Where Did You Come From, Sand Dunes?

The Great Sand Dunes National Park, Colorado

by Samantha Adler

The farther west I traveled the more awestruck I became with the wilderness of the US. The space was vast, untamed and unpredictable. Here nature was an unstoppable force with a mind of its own. These forces challenge our perception and how we’re used to understanding our home turf; The Great Sand Dunes is one of these wonders.

I was late to arrive at the southwest Colorado park. It was dusk as I pulled into the Great Sand Dunes National Park entrance and I sped down the dusty, long road, eager to claim my campsite before the ranger station closed. My laser focus waned when I turned the corner and saw the dunes. I had researched the park a bit on my phone and marked as a must see, but the preparation didn’t make it any less extraordinary.

As the sun set behind the mountains, everything had a misty tinge of blue. Light leaked between the mountains’ peaks illuminating the varying curves of the giant sand dunes at their base. Even in the bewitching glow of twilight, the dunes seemed magically out of place. They resemble those of a typical desert, ones you would find in the Middle East or Northern Africa, but plopped at the base of a mountain range in Colorado. The contrast between the sandy mounds and the sharp mountain peaks was striking.

The Great Sand Dunes is one of the lesser known national parks, located at the foot of the Sangre de Cristo Mountain Range in the San Luis Valley of southwest Colorado. Geologists are still studying the dunes’ origins, but believe that sediments and water from the creation of the nearby mountain range fell into the valley. The valley was originally a large lake, but due to climate change only the sediments remain. Wind tunnels from the mountain ranges helped to then create the shape of the dunes we see today (for a much better description and animated visuals narrating the dunes’ creation, check out the NPS geologists' research).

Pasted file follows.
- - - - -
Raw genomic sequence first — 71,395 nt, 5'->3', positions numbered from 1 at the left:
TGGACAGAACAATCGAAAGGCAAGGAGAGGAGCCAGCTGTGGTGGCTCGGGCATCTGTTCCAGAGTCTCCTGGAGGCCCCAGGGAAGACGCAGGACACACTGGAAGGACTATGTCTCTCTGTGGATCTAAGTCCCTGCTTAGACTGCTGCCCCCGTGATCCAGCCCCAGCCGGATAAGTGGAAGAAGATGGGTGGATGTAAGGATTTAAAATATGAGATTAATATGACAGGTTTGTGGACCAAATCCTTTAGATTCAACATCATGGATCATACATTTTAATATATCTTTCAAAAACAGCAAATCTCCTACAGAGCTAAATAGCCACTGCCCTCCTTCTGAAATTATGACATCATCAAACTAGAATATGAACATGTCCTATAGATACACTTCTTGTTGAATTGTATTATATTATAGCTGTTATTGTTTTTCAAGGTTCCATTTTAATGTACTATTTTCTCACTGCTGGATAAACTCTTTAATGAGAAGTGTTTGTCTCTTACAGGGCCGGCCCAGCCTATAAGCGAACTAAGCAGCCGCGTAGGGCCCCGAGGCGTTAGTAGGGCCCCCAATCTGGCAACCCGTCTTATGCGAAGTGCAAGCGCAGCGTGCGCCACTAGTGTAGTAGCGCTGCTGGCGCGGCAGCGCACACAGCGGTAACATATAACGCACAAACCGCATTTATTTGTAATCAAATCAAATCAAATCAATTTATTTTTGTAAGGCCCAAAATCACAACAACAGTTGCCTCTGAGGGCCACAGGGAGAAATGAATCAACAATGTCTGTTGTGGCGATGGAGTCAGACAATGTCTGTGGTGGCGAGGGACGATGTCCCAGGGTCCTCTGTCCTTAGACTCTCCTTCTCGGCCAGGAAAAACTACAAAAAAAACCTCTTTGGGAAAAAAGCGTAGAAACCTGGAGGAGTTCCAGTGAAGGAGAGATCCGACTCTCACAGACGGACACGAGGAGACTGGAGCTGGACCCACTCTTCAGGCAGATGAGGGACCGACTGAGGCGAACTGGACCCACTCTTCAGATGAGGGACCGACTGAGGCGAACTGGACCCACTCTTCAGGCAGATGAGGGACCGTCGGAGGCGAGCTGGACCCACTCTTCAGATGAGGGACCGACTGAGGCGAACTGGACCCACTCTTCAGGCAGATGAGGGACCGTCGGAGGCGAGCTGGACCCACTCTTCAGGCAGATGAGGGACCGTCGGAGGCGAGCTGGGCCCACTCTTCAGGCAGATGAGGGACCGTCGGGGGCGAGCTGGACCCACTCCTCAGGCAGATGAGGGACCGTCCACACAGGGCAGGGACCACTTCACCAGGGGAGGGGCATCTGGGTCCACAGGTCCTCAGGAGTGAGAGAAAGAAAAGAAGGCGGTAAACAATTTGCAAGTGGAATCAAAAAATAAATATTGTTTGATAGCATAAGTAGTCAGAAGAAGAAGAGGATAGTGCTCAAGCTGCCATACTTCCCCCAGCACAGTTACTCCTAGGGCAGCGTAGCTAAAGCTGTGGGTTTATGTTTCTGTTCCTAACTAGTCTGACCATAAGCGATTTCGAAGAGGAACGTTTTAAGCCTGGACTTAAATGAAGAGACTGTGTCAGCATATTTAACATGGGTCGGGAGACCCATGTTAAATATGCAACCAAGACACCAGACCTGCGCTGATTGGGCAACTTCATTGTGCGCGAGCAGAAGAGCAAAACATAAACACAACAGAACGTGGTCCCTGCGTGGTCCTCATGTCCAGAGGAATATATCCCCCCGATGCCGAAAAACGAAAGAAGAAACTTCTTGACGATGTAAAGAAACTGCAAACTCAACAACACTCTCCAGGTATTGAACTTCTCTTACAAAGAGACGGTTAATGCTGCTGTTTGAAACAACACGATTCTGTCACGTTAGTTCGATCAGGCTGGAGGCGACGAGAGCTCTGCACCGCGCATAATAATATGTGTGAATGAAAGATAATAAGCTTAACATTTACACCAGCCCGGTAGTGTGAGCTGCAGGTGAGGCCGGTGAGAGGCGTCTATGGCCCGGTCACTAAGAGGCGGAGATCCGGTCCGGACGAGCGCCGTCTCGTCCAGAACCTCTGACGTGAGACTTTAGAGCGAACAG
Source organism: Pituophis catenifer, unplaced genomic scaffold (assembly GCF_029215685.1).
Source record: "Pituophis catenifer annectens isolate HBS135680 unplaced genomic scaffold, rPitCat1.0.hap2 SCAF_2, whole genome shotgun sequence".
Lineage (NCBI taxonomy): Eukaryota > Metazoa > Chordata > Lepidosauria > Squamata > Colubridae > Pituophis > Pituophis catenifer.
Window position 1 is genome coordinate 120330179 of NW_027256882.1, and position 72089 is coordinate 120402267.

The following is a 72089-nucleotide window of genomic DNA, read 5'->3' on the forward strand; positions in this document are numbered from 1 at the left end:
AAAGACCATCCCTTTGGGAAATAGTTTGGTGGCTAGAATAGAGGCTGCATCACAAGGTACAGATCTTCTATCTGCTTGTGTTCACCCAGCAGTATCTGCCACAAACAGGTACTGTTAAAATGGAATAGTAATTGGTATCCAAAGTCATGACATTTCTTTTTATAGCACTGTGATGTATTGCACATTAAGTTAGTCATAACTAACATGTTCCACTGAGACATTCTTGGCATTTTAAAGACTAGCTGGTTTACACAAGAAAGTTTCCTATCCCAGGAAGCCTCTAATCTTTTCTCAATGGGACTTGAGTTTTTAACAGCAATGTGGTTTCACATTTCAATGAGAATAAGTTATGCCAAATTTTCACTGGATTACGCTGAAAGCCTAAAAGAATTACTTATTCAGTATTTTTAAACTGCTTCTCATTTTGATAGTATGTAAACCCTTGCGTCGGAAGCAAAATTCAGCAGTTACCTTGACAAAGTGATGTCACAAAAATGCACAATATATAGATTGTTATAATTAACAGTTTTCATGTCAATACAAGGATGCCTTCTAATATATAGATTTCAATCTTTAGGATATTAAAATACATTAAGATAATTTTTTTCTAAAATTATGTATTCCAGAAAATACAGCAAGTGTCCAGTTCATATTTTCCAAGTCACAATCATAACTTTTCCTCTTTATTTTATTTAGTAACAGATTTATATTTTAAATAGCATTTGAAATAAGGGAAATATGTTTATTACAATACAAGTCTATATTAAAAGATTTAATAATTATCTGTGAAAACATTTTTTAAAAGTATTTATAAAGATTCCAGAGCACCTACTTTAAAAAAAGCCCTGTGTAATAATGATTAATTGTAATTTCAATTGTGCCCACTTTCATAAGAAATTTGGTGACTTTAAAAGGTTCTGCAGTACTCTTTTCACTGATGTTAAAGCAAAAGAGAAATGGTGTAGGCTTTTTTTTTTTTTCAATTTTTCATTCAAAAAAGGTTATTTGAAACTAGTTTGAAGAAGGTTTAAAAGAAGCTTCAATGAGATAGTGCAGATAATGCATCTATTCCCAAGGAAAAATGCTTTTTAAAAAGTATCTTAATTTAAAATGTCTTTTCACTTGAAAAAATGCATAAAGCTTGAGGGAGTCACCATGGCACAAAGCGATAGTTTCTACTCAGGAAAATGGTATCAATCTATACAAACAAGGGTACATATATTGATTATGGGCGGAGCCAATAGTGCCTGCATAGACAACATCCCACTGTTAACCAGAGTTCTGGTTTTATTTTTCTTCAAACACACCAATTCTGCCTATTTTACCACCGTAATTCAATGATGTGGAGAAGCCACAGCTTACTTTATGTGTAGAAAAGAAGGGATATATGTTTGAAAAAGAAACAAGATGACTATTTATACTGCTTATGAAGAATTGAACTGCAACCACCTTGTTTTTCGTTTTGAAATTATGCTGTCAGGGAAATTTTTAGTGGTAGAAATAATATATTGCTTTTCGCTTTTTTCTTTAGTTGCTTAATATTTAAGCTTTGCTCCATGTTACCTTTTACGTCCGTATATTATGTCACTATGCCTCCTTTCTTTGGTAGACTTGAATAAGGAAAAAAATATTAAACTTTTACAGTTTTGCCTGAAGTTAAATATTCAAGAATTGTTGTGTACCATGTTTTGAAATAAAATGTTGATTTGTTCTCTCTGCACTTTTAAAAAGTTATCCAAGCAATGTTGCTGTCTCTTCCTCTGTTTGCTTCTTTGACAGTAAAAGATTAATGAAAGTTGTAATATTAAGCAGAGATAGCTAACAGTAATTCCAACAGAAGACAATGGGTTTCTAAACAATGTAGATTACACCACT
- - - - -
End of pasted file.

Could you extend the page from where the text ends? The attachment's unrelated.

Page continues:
I woke up around daybreak to hike the dunes. While located within the mild tempered Colorado, the dunes hold many qualities of a normal desert. It’s only recommended that you hike in the early morning and early evening, due to the varying degrees of the sand. During midday to late afternoon the sand becomes scorchingly hot from the sun. During the summer the dunes' surface can reach 150°.  The hot sands can burn any skin that comes into contact with it.

Standing at the base of the dunes I felt like I was in the middle of a desert, somewhere across the ocean. Turning away from the mountain range, I could only see the curves of the white sand against a baby blue sky.

This was, to my surprise, the most strenuous hike I’ve ever done. There are no trails on the dunes, it’s a free for all, and you can explore freely like it’s your own huge sandbox. I started up the closest dune at a quick pace and quickly began to realize this wasn’t going to be an easy frolic. Climbing sand is incredibly difficult; your body weight pushes you into ground sometimes causing you slide and swerve. I felt like an eager golden retriever, out of breath in a matter of minutes but starry-eyed and excitable by everything that surrounded me.

I continued on up the dunes, taking many breaks, panting heavily and plopping atop of peaks to take long sips of water. Other hikers bounded on nearby dunes. Some genius individuals brought sleds, to slide back down the slopes when they reached the highest one. As I hiked up and down endless mounds, scaled edges of peaks and slid down sandy mountains this small dollop of sand seemed like an endless world.

The Great Sand Dunes is often shadowed by bigger parks like the Grand Canyon and Yellowstone. But don’t underestimate it, the Sand Dunes is one of those wonders that reminds you that you’re a little piece of a much bigger world.